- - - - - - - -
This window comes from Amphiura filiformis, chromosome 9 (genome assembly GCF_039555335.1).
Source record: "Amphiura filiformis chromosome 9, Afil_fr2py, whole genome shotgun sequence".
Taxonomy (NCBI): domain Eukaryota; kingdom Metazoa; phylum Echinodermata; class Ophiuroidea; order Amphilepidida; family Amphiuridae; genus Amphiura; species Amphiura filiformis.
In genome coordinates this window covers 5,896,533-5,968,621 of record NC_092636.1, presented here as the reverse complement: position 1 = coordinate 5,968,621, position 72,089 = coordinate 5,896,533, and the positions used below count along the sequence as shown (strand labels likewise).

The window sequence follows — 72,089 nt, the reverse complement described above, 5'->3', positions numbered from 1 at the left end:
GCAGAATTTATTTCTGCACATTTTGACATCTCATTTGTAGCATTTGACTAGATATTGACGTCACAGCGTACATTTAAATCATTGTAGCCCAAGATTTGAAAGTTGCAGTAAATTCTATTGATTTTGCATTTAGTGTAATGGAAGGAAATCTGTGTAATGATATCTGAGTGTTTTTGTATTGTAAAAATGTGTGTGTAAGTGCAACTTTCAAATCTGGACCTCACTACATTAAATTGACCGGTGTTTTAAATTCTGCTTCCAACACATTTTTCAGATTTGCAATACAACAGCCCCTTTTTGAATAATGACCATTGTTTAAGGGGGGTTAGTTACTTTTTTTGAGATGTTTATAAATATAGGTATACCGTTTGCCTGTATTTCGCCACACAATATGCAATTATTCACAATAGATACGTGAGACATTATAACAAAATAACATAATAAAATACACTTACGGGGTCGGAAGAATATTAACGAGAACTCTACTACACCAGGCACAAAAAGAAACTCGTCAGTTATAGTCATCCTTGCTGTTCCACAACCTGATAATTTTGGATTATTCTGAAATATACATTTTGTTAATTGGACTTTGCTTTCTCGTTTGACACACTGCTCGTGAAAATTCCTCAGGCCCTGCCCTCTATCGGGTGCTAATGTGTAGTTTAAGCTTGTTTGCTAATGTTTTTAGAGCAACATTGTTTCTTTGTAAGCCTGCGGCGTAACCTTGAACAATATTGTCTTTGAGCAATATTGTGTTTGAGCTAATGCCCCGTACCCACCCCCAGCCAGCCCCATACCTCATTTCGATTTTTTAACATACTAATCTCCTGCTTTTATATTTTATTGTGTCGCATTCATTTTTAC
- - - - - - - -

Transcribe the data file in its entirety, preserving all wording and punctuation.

This window comes from Amphiura filiformis, chromosome 9 (genome assembly GCF_039555335.1).
Source record: "Amphiura filiformis chromosome 9, Afil_fr2py, whole genome shotgun sequence".
Taxonomy (NCBI): domain Eukaryota; kingdom Metazoa; phylum Echinodermata; class Ophiuroidea; order Amphilepidida; family Amphiuridae; genus Amphiura; species Amphiura filiformis.
In genome coordinates this window covers 5,896,533-5,968,621 of record NC_092636.1, presented here as the reverse complement: position 1 = coordinate 5,968,621, position 72,089 = coordinate 5,896,533, and the positions used below count along the sequence as shown (strand labels likewise).

The window sequence follows — 72,089 nt, the reverse complement described above, 5'->3', positions numbered from 1 at the left end:
GCAGAATTTATTTCTGCACATTTTGACATCTCATTTGTAGCATTTGACTAGATATTGACGTCACAGCGTACATTTAAATCATTGTAGCCCAAGATTTGAAAGTTGCAGTAAATTCTATTGATTTTGCATTTAGTGTAATGGAAGGAAATCTGTGTAATGATATCTGAGTGTTTTTGTATTGTAAAAATGTGTGTGTAAGTGCAACTTTCAAATCTGGACCTCACTACATTAAATTGACCGGTGTTTTAAATTCTGCTTCCAACACATTTTTCAGATTTGCAATACAACAGCCCCTTTTTGAATAATGACCATTGTTTAAGGGGGGTTAGTTACTTTTTTTGAGATGTTTATAAATATAGGTATACCGTTTGCCTGTATTTCGCCACACAATATGCAATTATTCACAATAGATACGTGAGACATTATAACAAAATAACATAATAAAATACACTTACGGGGTCGGAAGAATATTAACGAGAACTCTACTACACCAGGCACAAAAAGAAACTCGTCAGTTATAGTCATCCTTGCTGTTCCACAACCTGATAATTTTGGATTATTCTGAAATATACATTTTGTTAATTGGACTTTGCTTTCTCGTTTGACACACTGCTCGTGAAAATTCCTCAGGCCCTGCCCTCTATCGGGTGCTAATGTGTAGTTTAAGCTTGTTTGCTAATGTTTTTAGAGCAACATTGTTTCTTTGTAAGCCTGCGGCGTAACCTTGAACAATATTGTCTTTGAGCAATATTGTGTTTGAGCTAATGCCCCGTACCCACCCCCAGCCAGCCCCATACCTCATTTCGATTTTTTAACATACTAATCTCCTGCTTTTATATTTTATTGTGTCGCATTCATTTTTAC